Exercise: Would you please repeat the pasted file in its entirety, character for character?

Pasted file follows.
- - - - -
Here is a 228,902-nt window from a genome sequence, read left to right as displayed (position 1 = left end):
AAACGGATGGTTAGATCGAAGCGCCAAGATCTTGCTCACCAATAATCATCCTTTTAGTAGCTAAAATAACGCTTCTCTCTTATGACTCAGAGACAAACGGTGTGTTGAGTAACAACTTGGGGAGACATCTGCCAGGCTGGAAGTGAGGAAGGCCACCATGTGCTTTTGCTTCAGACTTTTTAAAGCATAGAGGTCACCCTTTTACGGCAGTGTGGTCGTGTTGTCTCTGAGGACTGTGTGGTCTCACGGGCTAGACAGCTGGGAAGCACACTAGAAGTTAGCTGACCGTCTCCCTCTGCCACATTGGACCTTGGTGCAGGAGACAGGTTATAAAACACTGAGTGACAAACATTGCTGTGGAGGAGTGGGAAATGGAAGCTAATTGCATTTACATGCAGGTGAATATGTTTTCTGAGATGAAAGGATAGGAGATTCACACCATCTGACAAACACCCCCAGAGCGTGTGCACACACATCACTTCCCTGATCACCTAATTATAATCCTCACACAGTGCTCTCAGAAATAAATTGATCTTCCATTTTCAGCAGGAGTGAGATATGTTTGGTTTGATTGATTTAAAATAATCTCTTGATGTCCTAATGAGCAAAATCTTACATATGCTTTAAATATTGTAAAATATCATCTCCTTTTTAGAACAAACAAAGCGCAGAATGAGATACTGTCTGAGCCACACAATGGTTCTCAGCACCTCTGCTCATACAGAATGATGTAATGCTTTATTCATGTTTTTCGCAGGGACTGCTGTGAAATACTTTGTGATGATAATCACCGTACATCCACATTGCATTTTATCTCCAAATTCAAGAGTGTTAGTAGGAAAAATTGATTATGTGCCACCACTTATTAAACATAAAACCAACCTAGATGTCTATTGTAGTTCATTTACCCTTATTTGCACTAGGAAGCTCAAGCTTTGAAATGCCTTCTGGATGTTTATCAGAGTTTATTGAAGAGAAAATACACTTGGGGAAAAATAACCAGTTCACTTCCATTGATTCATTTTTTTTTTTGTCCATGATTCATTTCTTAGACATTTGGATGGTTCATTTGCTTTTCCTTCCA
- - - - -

Here is a 228,902-nt window from a genome sequence, read left to right as displayed (position 1 = left end):
AAACGGATGGTTAGATCGAAGCGCCAAGATCTTGCTCACCAATAATCATCCTTTTAGTAGCTAAAATAACGCTTCTCTCTTATGACTCAGAGACAAACGGTGTGTTGAGTAACAACTTGGGGAGACATCTGCCAGGCTGGAAGTGAGGAAGGCCACCATGTGCTTTTGCTTCAGACTTTTTAAAGCATAGAGGTCACCCTTTTACGGCAGTGTGGTCGTGTTGTCTCTGAGGACTGTGTGGTCTCACGGGCTAGACAGCTGGGAAGCACACTAGAAGTTAGCTGACCGTCTCCCTCTGCCACATTGGACCTTGGTGCAGGAGACAGGTTATAAAACACTGAGTGACAAACATTGCTGTGGAGGAGTGGGAAATGGAAGCTAATTGCATTTACATGCAGGTGAATATGTTTTCTGAGATGAAAGGATAGGAGATTCACACCATCTGACAAACACCCCCAGAGCGTGTGCACACACATCACTTCCCTGATCACCTAATTATAATCCTCACACAGTGCTCTCAGAAATAAATTGATCTTCCATTTTCAGCAGGAGTGAGATATGTTTGGTTTGATTGATTTAAAATAATCTCTTGATGTCCTAATGAGCAAAATCTTACATATGCTTTAAATATTGTAAAATATCATCTCCTTTTTAGAACAAACAAAGCGCAGAATGAGATACTGTCTGAGCCACACAATGGTTCTCAGCACCTCTGCTCATACAGAATGATGTAATGCTTTATTCATGTTTTTCGCAGGGACTGCTGTGAAATACTTTGTGATGATAATCACCGTACATCCACATTGCATTTTATCTCCAAATTCAAGAGTGTTAGTAGGAAAAATTGATTATGTGCCACCACTTATTAAACATAAAACCAACCTAGATGTCTATTGTAGTTCATTTACCCTTATTTGCACTAGGAAGCTCAAGCTTTGAAATGCCTTCTGGATGTTTATCAGAGTTTATTGAAGAGAAAATACACTTGGGGAAAAATAACCAGTTCACTTCCATTGATTCATTTTTTTTTTTGTCCATGATTCATTTCTTAGACATTTGGATGGTTCATTTGCTTTTCCTTCCA